One of the more insidious traps pre-medical students can fall into is when they indicate interest in a master’s program for the sole purpose of “enhancing their CV”. Yes, a master’s degree can increase a candidate’s GPA to further their medical school application. However, what is more convincing to admissions committees goes beyond achieving top marks in a master’s program—the utilization (or intended utilization) of the skills obtained during their post-graduate training. A master’s program should serve a purpose that extends beyond the year or two taken for its completion. To re-emphasize from earlier: you should have a clear picture in mind as to how your master’s degree will serve you in the long-term. For example, during medical school, and now during my Ph.D., I still recall many facts and principles learned, or reach out to colleagues I had met previously, during my master’s training.

 

Concluding Thoughts

There are many benefits to obtaining a master’s degree. Ultimately, my master’s degree enhanced my understanding of immunology and virology before matriculating in medical school and moreover, enabled me to pursue research that would transform my scientific interests into what is now my Ph.D. project.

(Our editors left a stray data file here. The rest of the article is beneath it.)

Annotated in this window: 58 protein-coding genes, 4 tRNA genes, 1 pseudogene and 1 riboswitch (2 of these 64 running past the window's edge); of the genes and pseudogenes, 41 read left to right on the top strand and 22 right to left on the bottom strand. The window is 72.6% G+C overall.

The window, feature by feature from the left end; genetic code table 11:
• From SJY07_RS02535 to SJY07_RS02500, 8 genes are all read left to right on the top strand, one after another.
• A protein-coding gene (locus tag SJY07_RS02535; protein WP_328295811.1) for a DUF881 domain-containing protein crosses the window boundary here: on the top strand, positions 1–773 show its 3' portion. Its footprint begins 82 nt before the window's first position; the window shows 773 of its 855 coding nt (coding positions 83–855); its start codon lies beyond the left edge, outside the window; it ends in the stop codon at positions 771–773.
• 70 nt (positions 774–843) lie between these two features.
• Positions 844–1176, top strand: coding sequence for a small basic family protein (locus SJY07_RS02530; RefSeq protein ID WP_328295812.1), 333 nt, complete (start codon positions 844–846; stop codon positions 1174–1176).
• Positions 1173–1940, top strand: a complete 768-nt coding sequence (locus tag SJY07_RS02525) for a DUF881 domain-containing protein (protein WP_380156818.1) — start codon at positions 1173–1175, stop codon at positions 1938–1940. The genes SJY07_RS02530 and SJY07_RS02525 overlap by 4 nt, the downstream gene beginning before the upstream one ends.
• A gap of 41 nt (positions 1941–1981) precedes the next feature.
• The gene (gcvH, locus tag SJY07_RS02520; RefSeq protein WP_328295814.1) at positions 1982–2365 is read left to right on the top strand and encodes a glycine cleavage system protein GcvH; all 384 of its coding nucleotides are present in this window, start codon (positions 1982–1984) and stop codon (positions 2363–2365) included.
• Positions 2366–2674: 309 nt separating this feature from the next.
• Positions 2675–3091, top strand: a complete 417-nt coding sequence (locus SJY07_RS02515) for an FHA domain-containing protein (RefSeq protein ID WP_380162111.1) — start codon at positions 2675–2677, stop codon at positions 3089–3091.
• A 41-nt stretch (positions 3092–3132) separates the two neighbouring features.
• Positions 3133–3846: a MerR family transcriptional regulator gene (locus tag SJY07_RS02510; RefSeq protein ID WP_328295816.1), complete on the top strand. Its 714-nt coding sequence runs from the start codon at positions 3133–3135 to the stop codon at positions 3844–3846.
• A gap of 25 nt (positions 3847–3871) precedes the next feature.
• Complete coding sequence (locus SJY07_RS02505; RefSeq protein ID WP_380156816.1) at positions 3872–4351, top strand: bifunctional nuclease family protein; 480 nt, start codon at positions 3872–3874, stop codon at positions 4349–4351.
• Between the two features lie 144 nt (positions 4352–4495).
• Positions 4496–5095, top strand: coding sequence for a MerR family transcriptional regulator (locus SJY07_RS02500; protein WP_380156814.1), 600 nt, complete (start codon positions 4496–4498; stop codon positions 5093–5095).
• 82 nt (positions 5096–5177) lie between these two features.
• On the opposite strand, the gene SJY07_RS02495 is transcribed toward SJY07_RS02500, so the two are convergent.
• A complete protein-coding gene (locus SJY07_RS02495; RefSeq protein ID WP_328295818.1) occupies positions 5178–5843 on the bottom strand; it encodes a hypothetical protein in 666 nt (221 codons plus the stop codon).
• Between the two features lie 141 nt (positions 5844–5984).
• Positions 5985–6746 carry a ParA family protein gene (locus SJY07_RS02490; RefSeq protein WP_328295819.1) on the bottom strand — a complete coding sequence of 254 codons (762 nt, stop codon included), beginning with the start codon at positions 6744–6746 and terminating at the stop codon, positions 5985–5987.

The crux here is that any student considering a master’s degree before applying to medical school should have a clear vision as to how their course of study will facilitate their career goals. Scientific master’s degrees are often accelerated in terms of course- and lab-based learning, requiring a lot of work, effort, and money. However, they can catalyze research endeavors during medical training, lay a strong foundation in basic science knowledge and evidence-based medicine surveyed during the pre-clinical years of medical school, and offer outlets to forge relationships with mentors prior to medical school. Be sure to consider these points before making your decision!

If you are considering a master’s degree but are unsure, please consider the Med School Insiders general advising services. We have advisers who have completed this degree and can give you detailed, real-world advice and feedback!